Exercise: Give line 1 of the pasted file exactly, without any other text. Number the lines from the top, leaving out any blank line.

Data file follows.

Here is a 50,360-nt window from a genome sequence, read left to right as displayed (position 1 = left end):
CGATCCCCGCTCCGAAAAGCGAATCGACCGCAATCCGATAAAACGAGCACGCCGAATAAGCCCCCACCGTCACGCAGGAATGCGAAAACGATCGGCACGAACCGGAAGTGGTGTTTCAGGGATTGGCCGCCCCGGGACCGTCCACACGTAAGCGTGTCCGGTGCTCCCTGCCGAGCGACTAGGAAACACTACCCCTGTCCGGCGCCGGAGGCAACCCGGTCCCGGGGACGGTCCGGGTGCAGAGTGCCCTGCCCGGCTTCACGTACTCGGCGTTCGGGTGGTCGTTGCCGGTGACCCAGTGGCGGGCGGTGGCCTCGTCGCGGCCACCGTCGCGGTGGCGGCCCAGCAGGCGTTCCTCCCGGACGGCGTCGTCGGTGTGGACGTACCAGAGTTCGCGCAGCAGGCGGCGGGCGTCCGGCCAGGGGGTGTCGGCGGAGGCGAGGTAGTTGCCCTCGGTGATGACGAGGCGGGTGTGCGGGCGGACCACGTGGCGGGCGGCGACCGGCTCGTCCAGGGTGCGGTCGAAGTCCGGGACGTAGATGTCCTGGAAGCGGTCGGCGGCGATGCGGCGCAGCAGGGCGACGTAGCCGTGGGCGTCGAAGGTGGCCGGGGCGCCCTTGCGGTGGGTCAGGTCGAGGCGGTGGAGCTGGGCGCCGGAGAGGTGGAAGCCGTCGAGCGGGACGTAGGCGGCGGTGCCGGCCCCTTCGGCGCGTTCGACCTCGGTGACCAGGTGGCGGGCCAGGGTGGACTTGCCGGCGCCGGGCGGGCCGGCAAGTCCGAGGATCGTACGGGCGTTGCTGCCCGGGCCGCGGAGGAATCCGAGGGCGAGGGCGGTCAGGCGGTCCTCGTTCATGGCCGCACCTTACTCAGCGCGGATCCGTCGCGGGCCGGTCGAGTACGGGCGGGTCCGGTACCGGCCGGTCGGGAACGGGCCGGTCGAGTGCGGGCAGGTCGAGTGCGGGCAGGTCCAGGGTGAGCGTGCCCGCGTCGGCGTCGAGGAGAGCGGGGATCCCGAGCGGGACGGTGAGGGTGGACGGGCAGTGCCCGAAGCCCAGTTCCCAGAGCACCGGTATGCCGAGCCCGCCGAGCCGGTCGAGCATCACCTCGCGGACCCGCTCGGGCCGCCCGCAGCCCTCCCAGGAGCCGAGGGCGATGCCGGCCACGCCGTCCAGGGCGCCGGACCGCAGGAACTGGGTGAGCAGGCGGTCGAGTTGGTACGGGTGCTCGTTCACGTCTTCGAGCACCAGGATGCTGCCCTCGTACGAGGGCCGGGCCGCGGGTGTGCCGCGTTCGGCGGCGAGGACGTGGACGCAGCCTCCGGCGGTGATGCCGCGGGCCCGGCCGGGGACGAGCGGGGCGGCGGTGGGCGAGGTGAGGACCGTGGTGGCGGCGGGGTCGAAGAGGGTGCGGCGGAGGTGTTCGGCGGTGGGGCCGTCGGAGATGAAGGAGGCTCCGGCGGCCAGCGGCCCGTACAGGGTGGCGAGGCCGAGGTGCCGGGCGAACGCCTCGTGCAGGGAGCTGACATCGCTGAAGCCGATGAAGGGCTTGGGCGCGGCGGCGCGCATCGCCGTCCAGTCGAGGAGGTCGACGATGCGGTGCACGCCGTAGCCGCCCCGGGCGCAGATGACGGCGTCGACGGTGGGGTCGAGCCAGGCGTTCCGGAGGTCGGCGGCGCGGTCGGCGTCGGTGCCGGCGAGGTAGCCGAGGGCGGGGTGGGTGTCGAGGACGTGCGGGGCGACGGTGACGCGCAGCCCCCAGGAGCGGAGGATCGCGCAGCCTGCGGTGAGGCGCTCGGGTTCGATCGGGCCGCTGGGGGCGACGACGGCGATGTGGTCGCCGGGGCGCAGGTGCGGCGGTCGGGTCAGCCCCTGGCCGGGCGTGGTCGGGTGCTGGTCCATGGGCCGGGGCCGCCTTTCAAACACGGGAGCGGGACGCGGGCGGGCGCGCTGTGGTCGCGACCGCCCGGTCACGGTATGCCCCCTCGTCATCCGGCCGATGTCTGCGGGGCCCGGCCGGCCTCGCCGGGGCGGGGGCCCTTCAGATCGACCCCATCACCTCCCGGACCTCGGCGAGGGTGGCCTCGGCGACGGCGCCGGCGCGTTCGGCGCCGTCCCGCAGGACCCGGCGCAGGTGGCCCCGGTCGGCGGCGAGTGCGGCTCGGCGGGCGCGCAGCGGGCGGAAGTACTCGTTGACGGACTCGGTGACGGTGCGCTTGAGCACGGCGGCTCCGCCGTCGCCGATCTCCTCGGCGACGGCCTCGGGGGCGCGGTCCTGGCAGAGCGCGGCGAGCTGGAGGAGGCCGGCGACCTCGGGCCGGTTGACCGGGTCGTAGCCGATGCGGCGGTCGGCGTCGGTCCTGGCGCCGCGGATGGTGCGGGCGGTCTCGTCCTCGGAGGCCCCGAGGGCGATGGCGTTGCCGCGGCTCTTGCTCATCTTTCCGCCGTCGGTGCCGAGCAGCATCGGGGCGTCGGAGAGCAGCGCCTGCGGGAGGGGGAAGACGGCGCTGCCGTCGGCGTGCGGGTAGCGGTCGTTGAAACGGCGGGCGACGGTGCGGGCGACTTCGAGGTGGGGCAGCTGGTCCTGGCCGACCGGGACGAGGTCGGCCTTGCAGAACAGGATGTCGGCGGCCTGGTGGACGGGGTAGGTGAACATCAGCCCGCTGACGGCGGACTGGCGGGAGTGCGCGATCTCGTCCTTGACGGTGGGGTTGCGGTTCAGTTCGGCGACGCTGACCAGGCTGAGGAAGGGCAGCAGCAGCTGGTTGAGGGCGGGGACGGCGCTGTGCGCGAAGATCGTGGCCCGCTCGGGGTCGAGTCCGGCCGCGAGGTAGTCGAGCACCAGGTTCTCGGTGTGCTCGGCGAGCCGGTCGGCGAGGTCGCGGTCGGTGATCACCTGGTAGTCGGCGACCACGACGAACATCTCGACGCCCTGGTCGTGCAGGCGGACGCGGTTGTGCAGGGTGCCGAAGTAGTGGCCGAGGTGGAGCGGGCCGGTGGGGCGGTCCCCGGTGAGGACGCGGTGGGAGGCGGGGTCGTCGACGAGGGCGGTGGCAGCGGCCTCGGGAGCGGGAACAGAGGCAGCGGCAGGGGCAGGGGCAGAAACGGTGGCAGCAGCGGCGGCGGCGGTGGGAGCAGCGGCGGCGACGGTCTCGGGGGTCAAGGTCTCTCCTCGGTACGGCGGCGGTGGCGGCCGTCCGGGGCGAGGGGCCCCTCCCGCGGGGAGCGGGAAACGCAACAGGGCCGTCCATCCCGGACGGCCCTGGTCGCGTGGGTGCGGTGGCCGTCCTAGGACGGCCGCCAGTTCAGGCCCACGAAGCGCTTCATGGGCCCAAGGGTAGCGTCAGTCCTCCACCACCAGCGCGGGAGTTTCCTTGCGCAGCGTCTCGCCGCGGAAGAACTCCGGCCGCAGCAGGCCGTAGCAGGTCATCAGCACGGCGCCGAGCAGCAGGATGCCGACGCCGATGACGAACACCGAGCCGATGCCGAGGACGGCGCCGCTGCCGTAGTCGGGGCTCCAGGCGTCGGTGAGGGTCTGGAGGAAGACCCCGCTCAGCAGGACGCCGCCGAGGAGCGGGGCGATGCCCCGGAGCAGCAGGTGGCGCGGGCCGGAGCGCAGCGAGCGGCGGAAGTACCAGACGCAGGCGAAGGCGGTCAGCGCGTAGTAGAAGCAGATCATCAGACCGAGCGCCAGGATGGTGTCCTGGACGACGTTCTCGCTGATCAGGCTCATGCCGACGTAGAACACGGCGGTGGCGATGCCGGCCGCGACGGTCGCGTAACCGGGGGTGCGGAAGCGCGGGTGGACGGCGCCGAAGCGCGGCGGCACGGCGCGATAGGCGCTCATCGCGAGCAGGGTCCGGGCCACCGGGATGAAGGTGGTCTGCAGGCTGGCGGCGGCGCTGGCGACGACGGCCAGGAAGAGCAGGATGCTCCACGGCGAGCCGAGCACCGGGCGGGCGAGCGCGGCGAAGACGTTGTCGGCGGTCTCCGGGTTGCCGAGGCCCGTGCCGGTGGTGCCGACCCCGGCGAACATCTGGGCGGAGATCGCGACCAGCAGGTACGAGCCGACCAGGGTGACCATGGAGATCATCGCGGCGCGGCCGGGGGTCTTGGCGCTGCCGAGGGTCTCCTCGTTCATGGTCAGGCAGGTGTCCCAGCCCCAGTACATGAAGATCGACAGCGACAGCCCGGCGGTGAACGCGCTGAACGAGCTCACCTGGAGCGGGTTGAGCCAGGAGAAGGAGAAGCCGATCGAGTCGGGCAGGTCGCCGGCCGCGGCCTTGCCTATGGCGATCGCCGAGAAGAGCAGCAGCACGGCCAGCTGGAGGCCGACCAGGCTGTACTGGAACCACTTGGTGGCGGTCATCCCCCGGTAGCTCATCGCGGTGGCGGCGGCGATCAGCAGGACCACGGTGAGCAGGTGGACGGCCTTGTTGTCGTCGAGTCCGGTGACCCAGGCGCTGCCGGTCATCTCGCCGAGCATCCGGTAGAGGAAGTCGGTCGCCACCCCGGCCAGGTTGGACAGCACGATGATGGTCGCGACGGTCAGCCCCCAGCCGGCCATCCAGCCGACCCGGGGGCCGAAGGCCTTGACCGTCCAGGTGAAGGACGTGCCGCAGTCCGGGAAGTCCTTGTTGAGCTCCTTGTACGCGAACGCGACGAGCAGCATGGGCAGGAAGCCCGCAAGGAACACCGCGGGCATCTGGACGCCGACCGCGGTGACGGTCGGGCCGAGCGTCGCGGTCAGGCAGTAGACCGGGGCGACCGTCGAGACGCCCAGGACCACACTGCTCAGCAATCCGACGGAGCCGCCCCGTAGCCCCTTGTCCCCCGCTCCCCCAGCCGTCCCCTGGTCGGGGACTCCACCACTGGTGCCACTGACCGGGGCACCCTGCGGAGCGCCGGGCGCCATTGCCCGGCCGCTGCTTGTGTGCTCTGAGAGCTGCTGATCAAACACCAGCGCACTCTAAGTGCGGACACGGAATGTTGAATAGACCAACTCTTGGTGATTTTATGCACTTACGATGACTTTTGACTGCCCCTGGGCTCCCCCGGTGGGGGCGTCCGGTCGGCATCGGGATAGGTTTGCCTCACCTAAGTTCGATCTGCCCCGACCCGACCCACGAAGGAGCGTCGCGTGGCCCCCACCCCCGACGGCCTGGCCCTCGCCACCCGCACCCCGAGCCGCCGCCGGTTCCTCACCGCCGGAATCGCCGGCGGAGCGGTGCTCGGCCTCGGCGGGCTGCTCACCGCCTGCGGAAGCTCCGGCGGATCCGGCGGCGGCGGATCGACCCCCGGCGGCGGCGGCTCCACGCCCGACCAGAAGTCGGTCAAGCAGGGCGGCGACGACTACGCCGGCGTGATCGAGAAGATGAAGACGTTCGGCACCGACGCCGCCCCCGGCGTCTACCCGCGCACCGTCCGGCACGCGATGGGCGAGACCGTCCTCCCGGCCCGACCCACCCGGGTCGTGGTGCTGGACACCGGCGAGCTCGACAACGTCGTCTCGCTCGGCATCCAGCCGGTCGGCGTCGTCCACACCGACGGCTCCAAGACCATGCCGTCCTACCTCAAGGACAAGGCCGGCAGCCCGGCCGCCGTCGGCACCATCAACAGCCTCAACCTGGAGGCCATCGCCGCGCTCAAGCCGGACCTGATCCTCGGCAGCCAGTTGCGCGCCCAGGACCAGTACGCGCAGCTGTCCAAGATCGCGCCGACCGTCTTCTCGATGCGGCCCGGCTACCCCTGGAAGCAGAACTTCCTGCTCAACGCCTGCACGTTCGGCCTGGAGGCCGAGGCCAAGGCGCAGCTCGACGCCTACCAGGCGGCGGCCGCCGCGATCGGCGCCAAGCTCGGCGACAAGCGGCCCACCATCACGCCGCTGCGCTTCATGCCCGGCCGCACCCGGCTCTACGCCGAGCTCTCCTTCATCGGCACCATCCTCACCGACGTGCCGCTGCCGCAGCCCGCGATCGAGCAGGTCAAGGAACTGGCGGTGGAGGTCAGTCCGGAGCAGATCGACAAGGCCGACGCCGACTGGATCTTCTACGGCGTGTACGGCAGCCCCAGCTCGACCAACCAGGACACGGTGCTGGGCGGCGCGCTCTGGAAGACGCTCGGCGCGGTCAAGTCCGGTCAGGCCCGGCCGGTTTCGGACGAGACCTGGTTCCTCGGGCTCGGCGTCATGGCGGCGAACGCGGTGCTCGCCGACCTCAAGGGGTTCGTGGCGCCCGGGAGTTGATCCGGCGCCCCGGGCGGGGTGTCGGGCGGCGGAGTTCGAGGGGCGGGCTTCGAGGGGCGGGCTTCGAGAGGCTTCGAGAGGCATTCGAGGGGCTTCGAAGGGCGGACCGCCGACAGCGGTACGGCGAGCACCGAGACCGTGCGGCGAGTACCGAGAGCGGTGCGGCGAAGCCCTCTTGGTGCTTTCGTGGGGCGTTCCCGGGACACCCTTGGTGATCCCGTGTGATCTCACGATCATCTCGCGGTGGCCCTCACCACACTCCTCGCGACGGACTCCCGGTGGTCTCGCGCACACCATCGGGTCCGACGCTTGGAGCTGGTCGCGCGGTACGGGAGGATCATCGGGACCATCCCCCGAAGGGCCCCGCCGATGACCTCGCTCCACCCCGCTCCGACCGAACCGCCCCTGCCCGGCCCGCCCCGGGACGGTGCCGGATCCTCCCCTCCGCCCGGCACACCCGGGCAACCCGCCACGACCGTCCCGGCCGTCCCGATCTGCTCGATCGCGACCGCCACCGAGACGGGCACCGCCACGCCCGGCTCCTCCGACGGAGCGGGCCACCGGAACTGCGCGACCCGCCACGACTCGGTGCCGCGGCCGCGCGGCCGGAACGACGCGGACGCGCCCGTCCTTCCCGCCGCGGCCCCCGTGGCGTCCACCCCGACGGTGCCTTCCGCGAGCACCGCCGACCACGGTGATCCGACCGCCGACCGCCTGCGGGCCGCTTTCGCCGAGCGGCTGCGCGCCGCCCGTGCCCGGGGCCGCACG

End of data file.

Here is a 50,360-nt window from a genome sequence, read left to right as displayed (position 1 = left end):